Tuesday, March 26, 2013

We can never stop this insanity, can we? Certainly not if the rational "experts" perpetuate it.

I do not want to get sucked back into the Amanda Knox insanity. I really don't. It is supposed to be over. But somehow that case has seriously gotten under my skin because it is the nuttiest, scariest travesty I have ever seen. The cadre of internet trolls dedicated to spreading outright lies to convince people she's guilty. The way so many of these untruths have made their way into the cultural zeitgeist, so even respectable news outlets report them without realizing their falseness. How many news reports, for example, talk about the DNA on a knife without ever mentioning that the knife does not match the victim's wounds or the bloody imprint of a knife left on her bed? (Never mind that the "DNA" was actually starch, most likely from bread.) I cannot think of any case ever that has involved so much and such widespread false information. And such a committed group of people engaging in a coordinated effort to spread that false information. They spread the lies so far and so fast, it's impossible to fight it. So I wasn't going to blog about it again. I was going to be done.

Until I saw this story on CNN.com today. And now I have to give Alan Dershowitz a tongue-lashing. (A keyboard-lashing?) Because I expect more of an attorney. I expect more of any attorney, really, but especially someone who has established such a reputation, has defended criminal cases, holds himself out as an expert, and makes part of his living by being someone the public can turn to for reliable analysis of legal matters.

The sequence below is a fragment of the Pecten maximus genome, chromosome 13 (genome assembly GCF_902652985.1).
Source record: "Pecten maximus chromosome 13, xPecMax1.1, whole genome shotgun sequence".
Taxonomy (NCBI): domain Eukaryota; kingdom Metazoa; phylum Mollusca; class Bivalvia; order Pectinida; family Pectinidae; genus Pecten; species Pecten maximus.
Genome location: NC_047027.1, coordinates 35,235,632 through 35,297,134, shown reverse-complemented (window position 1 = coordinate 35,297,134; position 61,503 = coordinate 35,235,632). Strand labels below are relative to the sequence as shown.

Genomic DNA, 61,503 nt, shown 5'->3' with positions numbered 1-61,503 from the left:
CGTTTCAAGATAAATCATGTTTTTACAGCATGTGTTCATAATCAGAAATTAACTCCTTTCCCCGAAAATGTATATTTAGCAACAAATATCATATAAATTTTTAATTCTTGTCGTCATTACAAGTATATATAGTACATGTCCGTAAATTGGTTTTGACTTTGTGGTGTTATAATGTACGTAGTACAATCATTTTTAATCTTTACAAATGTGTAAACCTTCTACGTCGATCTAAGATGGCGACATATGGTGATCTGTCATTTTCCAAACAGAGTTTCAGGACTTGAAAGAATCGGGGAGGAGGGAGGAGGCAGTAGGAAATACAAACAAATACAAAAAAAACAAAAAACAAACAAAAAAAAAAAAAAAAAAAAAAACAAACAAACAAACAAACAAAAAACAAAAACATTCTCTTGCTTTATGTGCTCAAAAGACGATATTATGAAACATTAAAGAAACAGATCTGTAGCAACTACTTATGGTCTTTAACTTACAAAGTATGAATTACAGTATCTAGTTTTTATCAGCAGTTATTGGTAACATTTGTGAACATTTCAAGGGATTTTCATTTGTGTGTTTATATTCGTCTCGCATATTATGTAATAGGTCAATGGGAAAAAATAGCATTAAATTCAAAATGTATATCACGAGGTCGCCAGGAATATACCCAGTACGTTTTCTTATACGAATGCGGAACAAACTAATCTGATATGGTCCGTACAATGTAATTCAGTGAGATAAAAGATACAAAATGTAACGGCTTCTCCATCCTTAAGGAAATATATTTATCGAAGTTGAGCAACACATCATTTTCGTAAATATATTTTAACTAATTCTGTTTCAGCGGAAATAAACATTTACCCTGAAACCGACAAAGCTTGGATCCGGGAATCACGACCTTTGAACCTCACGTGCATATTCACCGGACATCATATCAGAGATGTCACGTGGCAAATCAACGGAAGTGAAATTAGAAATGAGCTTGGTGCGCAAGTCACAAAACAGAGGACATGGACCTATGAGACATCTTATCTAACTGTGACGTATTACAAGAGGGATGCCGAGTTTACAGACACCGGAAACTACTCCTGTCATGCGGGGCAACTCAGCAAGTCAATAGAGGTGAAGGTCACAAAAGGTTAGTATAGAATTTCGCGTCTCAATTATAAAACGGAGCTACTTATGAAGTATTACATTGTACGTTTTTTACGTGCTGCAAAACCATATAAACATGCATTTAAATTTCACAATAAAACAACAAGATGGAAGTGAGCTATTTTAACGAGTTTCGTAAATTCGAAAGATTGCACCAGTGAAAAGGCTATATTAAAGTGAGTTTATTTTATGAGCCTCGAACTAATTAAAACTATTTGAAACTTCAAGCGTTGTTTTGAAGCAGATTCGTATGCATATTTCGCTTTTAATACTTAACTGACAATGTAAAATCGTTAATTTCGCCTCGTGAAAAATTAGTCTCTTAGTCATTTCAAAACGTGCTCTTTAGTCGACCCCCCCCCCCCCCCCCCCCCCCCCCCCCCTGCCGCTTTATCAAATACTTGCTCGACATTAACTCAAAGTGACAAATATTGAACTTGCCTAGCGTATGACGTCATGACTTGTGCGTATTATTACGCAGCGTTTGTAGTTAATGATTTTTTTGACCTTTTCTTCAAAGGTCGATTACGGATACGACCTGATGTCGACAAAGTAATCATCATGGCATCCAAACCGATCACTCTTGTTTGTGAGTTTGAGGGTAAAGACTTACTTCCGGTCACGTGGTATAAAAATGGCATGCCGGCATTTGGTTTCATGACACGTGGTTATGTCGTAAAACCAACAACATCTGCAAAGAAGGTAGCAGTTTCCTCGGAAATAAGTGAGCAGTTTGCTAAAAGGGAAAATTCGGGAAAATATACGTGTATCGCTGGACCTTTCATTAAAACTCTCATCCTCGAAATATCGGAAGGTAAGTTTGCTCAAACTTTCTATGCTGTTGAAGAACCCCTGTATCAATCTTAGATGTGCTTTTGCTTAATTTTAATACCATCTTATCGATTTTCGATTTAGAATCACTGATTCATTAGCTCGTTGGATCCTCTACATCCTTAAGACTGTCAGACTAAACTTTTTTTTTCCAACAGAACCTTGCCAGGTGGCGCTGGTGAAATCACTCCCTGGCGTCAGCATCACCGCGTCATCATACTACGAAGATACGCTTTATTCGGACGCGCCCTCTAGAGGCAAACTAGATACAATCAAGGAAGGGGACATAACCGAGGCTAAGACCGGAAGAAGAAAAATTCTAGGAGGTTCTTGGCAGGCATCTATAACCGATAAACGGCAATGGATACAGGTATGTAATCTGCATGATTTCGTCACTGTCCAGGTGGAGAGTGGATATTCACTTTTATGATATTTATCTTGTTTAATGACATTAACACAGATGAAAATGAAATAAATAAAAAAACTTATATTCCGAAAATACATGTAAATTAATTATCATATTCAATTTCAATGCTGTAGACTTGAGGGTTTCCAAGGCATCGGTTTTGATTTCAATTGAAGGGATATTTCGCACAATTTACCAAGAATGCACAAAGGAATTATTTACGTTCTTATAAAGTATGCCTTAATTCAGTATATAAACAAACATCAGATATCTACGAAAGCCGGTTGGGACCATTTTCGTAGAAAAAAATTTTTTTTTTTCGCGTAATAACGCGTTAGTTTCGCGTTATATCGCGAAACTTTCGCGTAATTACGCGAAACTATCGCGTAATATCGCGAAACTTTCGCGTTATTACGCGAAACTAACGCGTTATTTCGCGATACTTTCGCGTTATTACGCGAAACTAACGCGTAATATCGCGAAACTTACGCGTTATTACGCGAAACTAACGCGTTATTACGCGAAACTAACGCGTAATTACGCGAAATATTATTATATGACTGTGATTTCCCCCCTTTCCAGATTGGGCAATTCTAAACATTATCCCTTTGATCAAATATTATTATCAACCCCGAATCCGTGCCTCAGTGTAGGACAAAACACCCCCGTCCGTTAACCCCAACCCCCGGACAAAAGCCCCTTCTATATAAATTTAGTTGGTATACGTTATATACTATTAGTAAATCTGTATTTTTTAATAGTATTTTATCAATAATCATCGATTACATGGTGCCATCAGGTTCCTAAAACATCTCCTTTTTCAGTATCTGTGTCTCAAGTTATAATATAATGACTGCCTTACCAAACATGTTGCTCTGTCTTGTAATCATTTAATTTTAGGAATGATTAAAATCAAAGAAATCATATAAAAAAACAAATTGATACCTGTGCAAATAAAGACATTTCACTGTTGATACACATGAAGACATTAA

With his reckless comments on this case today,  he has utterly failed in his duty to provide reasonable analysis based on a thorough review of the matter at hand. I have previously complained about these legal pundits who don't bother to educate themselves before expounding far and wide. It's irresponsible, to put it nicely. But it seems to be exactly what Dershowitz has done because there is no way any credible, rational criminal lawyer can research this case and find the evidence supporting conviction "pretty strong." For crying out loud, the appellate trial (the first appeal in Italy is a full, fact-finding trial complete with jury, not at all like our appeals) didn't just find her not guilty; they affirmatively found her innocent. That's a pretty good indication the evidence against her is something other than "pretty strong."

I also find it beyond frustrating when people with experience in criminal defense act like it's so shocking and such clear evidence of guilt that she was badgered in an overnight interrogation in a foreign country to give a rambling, incoherent statement that maybe she imagined being in the kitchen and could in that imagining see the suspect the police identified for her being there. The very morning after this interrogation when she got away from that police pressure and got some rest, she immediately wrote that none of that seemed real and she was sure she and Raffaele hadn't been there. To anyone with criminal defense experience, the garbled statement she gave (which, yes, unfortunately implicated an innocent man) is a textbook coerced statement. That imagining language, the hypothetical stuff, the "maybe you had a dream" stuff is the hallmark language found in false statements. (Read John Grisham's "The Innocent Man" or Robert Mayer's "The Dreams of Ada.") False confessions, including false implications of others, aren't uncommon. They are found in 25% of innocence cases, sadly. Because it's remarkably easy to get a sad, tired, confused, frightened person to say what you want them to say, regardless of that statement's truth or the consequences of making the statement. I really expect someone of Dershowitz' caliber to know and understand these things.

I'm truly ashamed of Dershowitz for these comments. I'm ashamed of every legal pundit who is refusing to call this absurd spade of Amanda Knox's persecution the absurd spade it is. There is no virtue in refusing to come to the only logical conclusion a dispassionate review of the evidence can lead to. But if you aren't willing to engage in a thorough, dispassionate review of the evidence, you don't have the right to spew your opinion as if it's worthy of credibility because of your expertise.

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